There are many ways to make digital processes make decisions. Rules are used in almost any workflow process today to determine what path of steps and decisions within a process should be followed.
The screenshot below is an example of a very basic invoice process workflow where a decision is made based on the size of the purchase order:
Here is another example: a Change Notice process . Here, a company has 32 types of Change Notices and the workflow uses rules to figure out who to route Change Notices to. Even though the workflow design looks large, the concepts used to automate this process are intuitive and easily automated using FlowWright:
FlowWright provides multiple types of decision making options that are graphically represented to make design and execution and review intuitive for users. Some of the decision workflow steps available to choose from are:
- decision step
- evaluate decisions
- evaluate expression
- decision table
Graphical decisions are rendered to show clearly what path a workflow followed based on decisions made during run-time. But sometimes the complexity of decision-making, especially when there are many rules involved, requires more power. For this use case, FlowWright provides Decision Tables. Decision Tables are a powerful tool used to maintain a many rules that may involve a very large number of inputs and outputs. Decision Tables can be used at run time to evaluate inputs and to determine outputs and outcomes.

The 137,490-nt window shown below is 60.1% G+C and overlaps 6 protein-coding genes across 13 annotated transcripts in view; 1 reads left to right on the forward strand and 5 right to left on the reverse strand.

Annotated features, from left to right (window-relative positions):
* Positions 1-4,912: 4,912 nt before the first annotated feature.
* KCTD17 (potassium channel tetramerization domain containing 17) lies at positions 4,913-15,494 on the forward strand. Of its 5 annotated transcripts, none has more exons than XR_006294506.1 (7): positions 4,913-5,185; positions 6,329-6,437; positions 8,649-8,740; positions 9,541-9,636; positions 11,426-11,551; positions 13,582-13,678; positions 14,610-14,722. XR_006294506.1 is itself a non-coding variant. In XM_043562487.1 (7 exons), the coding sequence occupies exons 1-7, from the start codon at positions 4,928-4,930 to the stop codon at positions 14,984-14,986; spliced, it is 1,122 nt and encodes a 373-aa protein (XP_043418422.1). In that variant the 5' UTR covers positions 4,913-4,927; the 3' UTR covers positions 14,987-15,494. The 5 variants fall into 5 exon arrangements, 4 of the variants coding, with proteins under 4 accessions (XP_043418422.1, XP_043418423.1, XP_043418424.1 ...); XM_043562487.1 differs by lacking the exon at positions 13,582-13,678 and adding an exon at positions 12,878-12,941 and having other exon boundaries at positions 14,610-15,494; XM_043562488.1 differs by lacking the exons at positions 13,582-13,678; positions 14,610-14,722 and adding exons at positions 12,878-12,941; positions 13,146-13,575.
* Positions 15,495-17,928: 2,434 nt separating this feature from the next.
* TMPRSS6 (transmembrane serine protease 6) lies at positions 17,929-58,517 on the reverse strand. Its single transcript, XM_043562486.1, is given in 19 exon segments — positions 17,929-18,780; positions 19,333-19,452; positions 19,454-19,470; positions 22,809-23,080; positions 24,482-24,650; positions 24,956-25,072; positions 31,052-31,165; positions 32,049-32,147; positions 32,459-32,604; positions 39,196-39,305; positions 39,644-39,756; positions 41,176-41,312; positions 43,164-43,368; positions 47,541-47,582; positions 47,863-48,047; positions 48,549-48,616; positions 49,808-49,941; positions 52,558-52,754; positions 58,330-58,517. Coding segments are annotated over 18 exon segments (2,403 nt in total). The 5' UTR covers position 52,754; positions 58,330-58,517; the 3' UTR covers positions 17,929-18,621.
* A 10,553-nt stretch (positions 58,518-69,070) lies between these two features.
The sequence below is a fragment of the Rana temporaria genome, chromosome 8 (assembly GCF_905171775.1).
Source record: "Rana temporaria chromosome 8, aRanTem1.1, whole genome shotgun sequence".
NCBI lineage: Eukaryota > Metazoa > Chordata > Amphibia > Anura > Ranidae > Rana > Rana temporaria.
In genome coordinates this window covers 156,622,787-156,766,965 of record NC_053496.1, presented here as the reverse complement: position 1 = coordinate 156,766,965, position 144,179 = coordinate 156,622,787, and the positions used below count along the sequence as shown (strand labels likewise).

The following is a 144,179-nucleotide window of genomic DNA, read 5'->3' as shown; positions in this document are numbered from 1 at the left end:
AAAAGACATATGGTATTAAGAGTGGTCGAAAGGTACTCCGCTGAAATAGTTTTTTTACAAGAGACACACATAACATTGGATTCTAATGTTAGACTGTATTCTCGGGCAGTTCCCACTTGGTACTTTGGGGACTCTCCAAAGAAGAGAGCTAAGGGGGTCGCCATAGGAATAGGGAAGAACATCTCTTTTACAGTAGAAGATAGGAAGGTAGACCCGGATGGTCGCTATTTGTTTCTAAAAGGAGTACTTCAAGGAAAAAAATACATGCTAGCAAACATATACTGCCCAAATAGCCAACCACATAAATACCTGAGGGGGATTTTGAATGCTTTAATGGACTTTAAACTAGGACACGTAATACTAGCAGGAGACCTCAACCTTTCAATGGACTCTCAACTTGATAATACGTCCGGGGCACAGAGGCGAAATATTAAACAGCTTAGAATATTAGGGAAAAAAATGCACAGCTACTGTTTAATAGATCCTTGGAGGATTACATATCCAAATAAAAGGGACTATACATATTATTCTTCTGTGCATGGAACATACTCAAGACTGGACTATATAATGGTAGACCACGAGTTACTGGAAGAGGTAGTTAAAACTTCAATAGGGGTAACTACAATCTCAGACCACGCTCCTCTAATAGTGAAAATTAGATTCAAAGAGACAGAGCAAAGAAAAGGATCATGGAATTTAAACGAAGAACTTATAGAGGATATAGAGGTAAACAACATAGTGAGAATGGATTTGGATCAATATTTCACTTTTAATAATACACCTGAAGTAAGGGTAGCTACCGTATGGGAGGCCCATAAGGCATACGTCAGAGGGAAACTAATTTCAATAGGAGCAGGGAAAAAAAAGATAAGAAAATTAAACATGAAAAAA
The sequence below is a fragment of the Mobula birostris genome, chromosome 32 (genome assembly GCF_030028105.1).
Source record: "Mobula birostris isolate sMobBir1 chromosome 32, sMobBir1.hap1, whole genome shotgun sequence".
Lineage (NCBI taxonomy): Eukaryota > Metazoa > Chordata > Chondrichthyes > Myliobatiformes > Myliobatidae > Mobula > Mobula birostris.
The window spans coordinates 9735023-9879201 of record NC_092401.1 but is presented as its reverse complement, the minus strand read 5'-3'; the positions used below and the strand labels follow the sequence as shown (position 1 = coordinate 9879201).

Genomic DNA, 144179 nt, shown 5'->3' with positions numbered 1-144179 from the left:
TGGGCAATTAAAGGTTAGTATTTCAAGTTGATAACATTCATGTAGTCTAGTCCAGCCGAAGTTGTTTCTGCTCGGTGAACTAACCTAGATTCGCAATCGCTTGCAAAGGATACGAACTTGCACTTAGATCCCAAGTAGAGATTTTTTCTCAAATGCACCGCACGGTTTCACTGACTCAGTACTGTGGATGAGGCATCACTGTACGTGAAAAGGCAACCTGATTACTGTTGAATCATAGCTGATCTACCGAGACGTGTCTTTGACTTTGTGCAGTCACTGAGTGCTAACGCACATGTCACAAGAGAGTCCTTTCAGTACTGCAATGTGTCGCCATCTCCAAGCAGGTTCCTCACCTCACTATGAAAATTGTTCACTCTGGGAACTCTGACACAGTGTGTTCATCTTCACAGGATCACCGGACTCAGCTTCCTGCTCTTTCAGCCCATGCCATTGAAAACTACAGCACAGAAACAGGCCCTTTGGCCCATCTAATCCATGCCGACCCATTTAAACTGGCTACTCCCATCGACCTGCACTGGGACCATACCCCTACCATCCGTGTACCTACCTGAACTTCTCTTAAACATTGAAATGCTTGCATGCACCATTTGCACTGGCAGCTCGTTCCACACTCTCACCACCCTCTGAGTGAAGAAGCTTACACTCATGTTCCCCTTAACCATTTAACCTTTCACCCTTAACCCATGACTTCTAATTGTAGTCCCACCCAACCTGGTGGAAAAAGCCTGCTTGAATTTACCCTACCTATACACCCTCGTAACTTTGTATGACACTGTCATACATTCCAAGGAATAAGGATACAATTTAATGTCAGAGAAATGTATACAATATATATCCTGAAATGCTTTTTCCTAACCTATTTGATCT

Some processes make API calls or REST web-service calls to other systems to get data, and the data that is returned is then evaluated to make decisions. For example, a workflow process might call a business object to determine a patient's age, and then if the age is greater than 18, the process might go down one path, and if the patient is less than 18, it will go down another path.
Workflow processes can be smart, nimble, and include sophisticated decision-making that make the design appear to do the "thinking" for you!
Have questions about how to implement digital workflow processes that can think? Let's Talk!